many methods and materials you can use, but the basic rule of
thumb is to dilute any liquid you have made until it looks like
weak tea before using on the garden.
Compost tea makes the benefits of compost go farther. What's
more, when sprayed on the leaves, compost tea helps suppress
foliar diseases, increases the amount of nutrients available to
the plant, and speeds the breakdown of toxins. Using compost tea
has even been shown to increase the nutritional quality and
improve the flavour of vegetables. If you've been applying
compost to your soil only in the traditional way, you're missing
out on a whole host of benefits
Compost watery extract—made from compost
suspended in a barrel of water for 7 to 14 days, usually soaking
in a burlap sack or Hessian bag—a centuries-old technique. The
primary benefit of the extract will be a supply of soluble
nutrients, which can be used as a liquid fertilizer.
Compost tea, in modern terminology, is a compost extract brewed
with a microbial food source—molasses, kelp, rock dust, humic acids. The compost-tea brewing technique, an
aerobic process, extracts and grows populations of beneficial
Compost teas are distinguished from compost extracts both in
method of production and in the way they are used. Teas are
actively brewed with microbial food and catalyst sources added
to the solution, and a sump pump bubbles and aerates the
solution, supplying plenty of much-needed oxygen. The aim of the
brewing process is to extract beneficial microbes from the
compost itself, followed by growing these populations of
microbes during the 24- to 36-hour brew period. The compost
provides the source of microbes, and the microbial food and
catalyst amendments promote the growth and multiplication of
microbes in the tea. Some examples of microbial food sources:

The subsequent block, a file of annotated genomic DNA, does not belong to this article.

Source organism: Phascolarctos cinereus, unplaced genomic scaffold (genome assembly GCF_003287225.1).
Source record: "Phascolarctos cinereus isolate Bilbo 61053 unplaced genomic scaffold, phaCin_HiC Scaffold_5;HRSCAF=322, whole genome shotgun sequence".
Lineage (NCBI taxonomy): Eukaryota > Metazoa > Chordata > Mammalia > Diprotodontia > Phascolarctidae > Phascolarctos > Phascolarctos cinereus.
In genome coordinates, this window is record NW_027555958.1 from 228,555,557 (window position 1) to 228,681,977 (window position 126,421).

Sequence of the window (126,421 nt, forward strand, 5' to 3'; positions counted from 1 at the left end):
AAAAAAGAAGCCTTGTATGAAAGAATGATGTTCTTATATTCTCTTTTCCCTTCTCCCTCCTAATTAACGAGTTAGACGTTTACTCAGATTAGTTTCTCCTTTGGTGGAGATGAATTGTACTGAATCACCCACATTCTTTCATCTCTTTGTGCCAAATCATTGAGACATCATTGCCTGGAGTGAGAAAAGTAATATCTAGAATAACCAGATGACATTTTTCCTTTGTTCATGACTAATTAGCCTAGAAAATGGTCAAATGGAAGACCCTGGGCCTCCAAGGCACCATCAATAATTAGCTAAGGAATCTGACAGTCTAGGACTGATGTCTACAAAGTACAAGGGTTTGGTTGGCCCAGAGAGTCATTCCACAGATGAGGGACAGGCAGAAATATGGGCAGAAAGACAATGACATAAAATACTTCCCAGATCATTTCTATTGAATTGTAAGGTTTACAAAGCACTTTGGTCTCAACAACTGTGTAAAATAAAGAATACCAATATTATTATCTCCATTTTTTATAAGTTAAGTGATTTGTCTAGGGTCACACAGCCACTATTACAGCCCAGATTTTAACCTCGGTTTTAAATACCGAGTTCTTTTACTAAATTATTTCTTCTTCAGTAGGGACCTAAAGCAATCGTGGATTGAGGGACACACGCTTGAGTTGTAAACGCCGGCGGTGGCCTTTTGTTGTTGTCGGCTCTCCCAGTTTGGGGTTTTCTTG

molasses, kelp powder, and fish powder. Some examples of
microbial catalysts: humic acid, yucca extract, and rock dust.
Liquid Organic Extracts vs. Compost Teas
Building on the concept of compost teas as a liquid organic
extract, what are some other common organic extracts used as a
liquid drench or foliar spray?
Manure-based extracts—a soluble nutrient source made from raw
animal manure soaked in water. For all practical purposes,
manure tea is prepared in the same way as the compost extracts
described in the preceding section. The manure is placed in a
burlap sack and suspended in a barrel of water for 7 to 14 days.
The primary benefit of the tea will be a supply of soluble
nutrients, which can be used as a liquid fertilizer.
Plant-based extracts—stinging nettle, horse tail, comfrey,
clover. A common method is to stuff a barrel about
three-quarters full of fresh green plant material, then top off
the barrel with tepid water. The tea is allowed to ferment at
ambient temperatures for 3 to 10 days. The finished product is
strained, then diluted in portions of 1:10 or 1:5 and used as a
foliar spray or soil drench. Herbal teas provide a supply of
soluble nutrients as well as bioactive plant compounds.
Mixtures of plant and animal byproducts steeped as an
extract—stinging nettle, comfrey, seaweed, fish wastes, fish
meal. Liquid manures are a blend of marine products (local fish
wastes, seaweed extract, kelp meal) and locally harvested herbs,
soaked and fermented at ambient temperatures for 3 to 10 days.
Liquid manures are prepared similarly to herbal tea—the material
is fully immersed in the barrel during the fermenting period,
then strained and diluted and used as a foliar spray or soil
drench. Liquid manures supply soluble nutrients and bioactive
Compost teas and herbal teas are tools that can be made on the
farm to enhance crop fertility and to inoculate the phyllosphere
and rhizosphere with soluble nutrients, beneficial microbes, and
the beneficial metabolites of microbes.
The composting process—thermophyllic heating to
60-90° C for 10-15 days—assures pathogen reduction in manures
added to compost. The raw
organic matter initially present in the compost windrow
undergoes a complete transformation, with humus as an end
product. Any pathogens associated with raw manures will be gone.